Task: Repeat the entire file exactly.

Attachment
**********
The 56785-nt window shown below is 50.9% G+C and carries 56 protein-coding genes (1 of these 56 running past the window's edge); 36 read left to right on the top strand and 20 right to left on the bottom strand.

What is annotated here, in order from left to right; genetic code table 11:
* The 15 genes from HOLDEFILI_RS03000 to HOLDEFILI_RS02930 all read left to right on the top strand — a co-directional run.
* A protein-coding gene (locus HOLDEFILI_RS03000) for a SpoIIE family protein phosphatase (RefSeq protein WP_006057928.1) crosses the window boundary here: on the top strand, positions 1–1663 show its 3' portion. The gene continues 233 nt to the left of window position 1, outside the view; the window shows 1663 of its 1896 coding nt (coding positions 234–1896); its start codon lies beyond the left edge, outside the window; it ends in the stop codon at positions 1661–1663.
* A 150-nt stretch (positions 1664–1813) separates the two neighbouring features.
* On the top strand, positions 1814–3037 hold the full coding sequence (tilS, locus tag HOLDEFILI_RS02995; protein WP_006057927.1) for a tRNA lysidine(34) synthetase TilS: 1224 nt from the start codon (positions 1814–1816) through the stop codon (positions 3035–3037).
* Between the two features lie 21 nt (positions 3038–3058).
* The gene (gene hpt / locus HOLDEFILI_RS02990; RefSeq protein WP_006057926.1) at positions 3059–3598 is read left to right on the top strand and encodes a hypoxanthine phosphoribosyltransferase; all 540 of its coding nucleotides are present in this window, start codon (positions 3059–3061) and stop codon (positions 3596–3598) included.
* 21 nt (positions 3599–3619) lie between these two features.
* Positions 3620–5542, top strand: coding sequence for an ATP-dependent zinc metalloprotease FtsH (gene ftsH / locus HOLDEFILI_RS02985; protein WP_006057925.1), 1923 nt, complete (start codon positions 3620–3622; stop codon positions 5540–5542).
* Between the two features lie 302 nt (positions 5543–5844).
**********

The 56785-nt window shown below is 50.9% G+C and carries 56 protein-coding genes (1 of these 56 running past the window's edge); 36 read left to right on the top strand and 20 right to left on the bottom strand.

What is annotated here, in order from left to right; genetic code table 11:
* The 15 genes from HOLDEFILI_RS03000 to HOLDEFILI_RS02930 all read left to right on the top strand — a co-directional run.
* A protein-coding gene (locus HOLDEFILI_RS03000) for a SpoIIE family protein phosphatase (RefSeq protein WP_006057928.1) crosses the window boundary here: on the top strand, positions 1–1663 show its 3' portion. The gene continues 233 nt to the left of window position 1, outside the view; the window shows 1663 of its 1896 coding nt (coding positions 234–1896); its start codon lies beyond the left edge, outside the window; it ends in the stop codon at positions 1661–1663.
* A 150-nt stretch (positions 1664–1813) separates the two neighbouring features.
* On the top strand, positions 1814–3037 hold the full coding sequence (tilS, locus tag HOLDEFILI_RS02995; protein WP_006057927.1) for a tRNA lysidine(34) synthetase TilS: 1224 nt from the start codon (positions 1814–1816) through the stop codon (positions 3035–3037).
* Between the two features lie 21 nt (positions 3038–3058).
* The gene (gene hpt / locus HOLDEFILI_RS02990; RefSeq protein WP_006057926.1) at positions 3059–3598 is read left to right on the top strand and encodes a hypoxanthine phosphoribosyltransferase; all 540 of its coding nucleotides are present in this window, start codon (positions 3059–3061) and stop codon (positions 3596–3598) included.
* 21 nt (positions 3599–3619) lie between these two features.
* Positions 3620–5542, top strand: coding sequence for an ATP-dependent zinc metalloprotease FtsH (gene ftsH / locus HOLDEFILI_RS02985; protein WP_006057925.1), 1923 nt, complete (start codon positions 3620–3622; stop codon positions 5540–5542).
* Between the two features lie 302 nt (positions 5543–5844).